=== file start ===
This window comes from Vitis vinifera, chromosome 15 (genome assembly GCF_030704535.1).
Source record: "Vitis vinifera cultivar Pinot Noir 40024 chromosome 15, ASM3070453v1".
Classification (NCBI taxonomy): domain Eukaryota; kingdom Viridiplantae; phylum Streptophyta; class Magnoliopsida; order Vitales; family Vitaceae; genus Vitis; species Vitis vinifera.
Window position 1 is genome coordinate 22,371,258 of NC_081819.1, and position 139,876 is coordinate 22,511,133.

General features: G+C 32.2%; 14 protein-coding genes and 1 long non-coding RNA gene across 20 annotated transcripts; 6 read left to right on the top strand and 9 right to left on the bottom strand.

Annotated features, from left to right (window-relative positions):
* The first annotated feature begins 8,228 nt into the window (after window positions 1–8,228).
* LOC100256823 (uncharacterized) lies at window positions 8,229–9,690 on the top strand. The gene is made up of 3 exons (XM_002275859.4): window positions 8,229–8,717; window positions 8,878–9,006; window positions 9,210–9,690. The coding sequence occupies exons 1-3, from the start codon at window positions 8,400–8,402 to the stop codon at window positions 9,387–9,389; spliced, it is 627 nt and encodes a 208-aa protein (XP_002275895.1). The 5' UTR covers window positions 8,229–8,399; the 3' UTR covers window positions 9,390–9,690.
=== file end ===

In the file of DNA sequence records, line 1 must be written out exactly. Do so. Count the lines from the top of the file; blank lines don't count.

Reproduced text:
This window comes from Vitis vinifera, chromosome 15 (genome assembly GCF_030704535.1).